Opposition says new economy minister Habeck neglects businesses amid climate push
Clean Energy Wire / Redaktionsnetzwerk Deutschland
The ambitious energy transition plans by new German economy and climate minister Robert Habeck have drawn criticism from the opposition, which argues the Green Party politician is jeopardising economic stability for the sake of emissions reduction. In his first ministerial speech in parliament, Habeck largely focused on climate topics, leading the deputy head of the conservative CDU’s parliamentary faction, Julia Klöckner, to say Habeck neglects the economy part of his job. “If it says economy minister on the label, there should also be an economy minister inside,” former agriculture minister Klöckner said. At a time when many businesses are struggling due to the ongoing coronavirus pandemic and other challenges, it’s not enough to only “turbo charge" climate action, the conservative politician argued. A successful transformation will be driven by businesses themselves, she said, arguing that “a planned green economy is not going to work.”
Klaus Ernst, the parliament's climate committee head from the Left Party, said the current price hike on energy markets would "fuel the fears" of the energy transition among citizens, media outled Redaktionsnetzwerk Deutschland reported. There would have to be real support measures for struggling consumers in the short run. Moreover, Ernst said Habeck's ideas so far lack a concrete perspective how jobs can be saved or newly created during the economy's transition. Speaking for the right-wing AfD, MP Leif-Erik Holm said the minister will soon have to file for "insolvency" if he sticks to his plans, arguing that Germany is making a mistake by completing its nuclear exit at the end of the year.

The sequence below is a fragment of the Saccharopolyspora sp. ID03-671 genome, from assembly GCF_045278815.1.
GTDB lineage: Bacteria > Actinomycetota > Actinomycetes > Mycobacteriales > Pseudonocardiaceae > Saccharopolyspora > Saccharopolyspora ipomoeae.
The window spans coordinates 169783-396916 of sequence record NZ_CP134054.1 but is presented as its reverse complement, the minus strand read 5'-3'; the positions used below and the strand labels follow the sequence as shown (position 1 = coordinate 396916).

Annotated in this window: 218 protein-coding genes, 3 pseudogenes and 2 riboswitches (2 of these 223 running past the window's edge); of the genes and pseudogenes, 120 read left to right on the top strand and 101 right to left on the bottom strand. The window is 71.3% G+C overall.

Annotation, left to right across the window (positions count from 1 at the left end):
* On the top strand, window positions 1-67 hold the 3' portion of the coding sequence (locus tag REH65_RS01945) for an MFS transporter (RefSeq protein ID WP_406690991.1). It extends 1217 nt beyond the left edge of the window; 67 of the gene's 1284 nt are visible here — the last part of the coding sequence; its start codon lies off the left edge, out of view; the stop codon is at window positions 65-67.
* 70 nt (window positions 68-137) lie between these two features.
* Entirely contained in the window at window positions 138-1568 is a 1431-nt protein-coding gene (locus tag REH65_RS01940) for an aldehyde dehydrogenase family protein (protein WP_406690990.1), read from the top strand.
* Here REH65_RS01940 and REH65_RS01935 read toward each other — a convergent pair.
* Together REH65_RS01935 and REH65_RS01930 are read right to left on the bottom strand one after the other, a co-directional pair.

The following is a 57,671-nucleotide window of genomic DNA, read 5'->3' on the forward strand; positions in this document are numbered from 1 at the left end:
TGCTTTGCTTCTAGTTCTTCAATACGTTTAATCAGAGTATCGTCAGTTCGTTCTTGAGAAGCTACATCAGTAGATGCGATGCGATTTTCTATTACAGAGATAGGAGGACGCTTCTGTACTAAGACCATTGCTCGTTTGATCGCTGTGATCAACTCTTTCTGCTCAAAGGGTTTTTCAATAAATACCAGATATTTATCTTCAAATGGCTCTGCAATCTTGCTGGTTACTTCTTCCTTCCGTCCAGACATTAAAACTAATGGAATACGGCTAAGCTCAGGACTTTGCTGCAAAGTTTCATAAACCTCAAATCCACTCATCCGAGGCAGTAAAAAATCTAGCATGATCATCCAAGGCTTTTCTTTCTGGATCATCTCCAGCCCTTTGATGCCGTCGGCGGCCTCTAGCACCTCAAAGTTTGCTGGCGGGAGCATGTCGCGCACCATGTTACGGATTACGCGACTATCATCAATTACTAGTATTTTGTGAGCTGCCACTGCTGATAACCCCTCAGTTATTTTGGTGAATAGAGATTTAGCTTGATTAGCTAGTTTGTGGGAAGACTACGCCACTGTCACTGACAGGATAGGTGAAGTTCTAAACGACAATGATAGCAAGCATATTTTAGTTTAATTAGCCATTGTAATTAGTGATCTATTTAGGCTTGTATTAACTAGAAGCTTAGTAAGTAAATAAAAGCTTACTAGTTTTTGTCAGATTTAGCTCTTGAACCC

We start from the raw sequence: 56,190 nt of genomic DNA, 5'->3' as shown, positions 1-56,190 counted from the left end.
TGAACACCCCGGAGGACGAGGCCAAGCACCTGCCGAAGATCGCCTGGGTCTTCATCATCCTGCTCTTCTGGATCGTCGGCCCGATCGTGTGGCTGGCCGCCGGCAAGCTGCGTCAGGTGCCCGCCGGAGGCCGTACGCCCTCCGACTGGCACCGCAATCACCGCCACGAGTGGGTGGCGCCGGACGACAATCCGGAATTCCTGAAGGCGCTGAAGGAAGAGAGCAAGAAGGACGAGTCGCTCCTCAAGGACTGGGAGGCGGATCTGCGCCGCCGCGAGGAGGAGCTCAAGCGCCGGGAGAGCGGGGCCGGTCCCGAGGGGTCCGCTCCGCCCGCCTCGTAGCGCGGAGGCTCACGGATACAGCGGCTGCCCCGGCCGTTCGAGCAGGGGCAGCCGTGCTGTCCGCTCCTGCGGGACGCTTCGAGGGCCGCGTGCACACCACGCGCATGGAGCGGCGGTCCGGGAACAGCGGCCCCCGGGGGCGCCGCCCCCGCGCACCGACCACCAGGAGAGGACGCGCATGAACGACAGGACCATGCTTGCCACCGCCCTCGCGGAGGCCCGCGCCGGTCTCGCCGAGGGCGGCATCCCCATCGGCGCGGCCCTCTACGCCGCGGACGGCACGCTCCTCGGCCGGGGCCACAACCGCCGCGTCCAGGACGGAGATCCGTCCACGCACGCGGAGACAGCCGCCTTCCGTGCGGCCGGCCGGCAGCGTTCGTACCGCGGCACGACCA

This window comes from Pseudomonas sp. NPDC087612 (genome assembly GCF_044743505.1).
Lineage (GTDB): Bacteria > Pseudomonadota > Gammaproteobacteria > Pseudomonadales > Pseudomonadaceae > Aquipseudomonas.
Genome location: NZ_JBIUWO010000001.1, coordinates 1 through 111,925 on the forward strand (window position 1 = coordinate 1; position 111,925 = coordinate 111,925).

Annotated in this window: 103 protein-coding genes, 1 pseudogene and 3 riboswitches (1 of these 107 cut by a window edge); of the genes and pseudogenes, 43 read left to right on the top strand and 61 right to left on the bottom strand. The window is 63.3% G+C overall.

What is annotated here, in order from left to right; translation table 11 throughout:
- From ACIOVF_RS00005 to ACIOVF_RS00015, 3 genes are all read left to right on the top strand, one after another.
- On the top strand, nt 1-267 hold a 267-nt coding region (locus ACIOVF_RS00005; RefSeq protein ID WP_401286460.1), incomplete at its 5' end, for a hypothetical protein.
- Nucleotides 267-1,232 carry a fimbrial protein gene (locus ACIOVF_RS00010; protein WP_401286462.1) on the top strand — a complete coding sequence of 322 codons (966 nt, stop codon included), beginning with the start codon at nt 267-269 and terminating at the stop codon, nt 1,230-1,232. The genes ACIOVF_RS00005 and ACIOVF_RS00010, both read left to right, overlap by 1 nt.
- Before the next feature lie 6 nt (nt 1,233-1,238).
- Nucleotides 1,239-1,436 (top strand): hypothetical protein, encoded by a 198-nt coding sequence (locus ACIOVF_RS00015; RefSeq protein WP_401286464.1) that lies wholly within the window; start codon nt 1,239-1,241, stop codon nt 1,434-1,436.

Habeck defended his priority on climate policy, stressing that progress in the field will not only reduce CO2 emissions but also the reliance on energy imports, create new jobs, and push forward economic development generally. “I see an opportunity for the German economy, for growth and climate action,” Habeck said, arguing the two can “wonderfully complement each other” if done right. The current energy price pressure on companies is merely a result of the worldwide “appetite for fossil energy,” he said. Speeding up renewables construction is a solution to this problem, the economy and climate minister added. Eearlier this week, Habeck presented his ministry's climate action plans for the first time, arguing a "huge, gigantic" task lies ahead of the government, which inherited a “drastic backlog” of too-high emissions left by the previous government led by the CDU. The Green Party minister wants to accelerate renewables growth - in particular a new onshore wind boom - as well as industry decarbonisation and the electrification of transport and heating.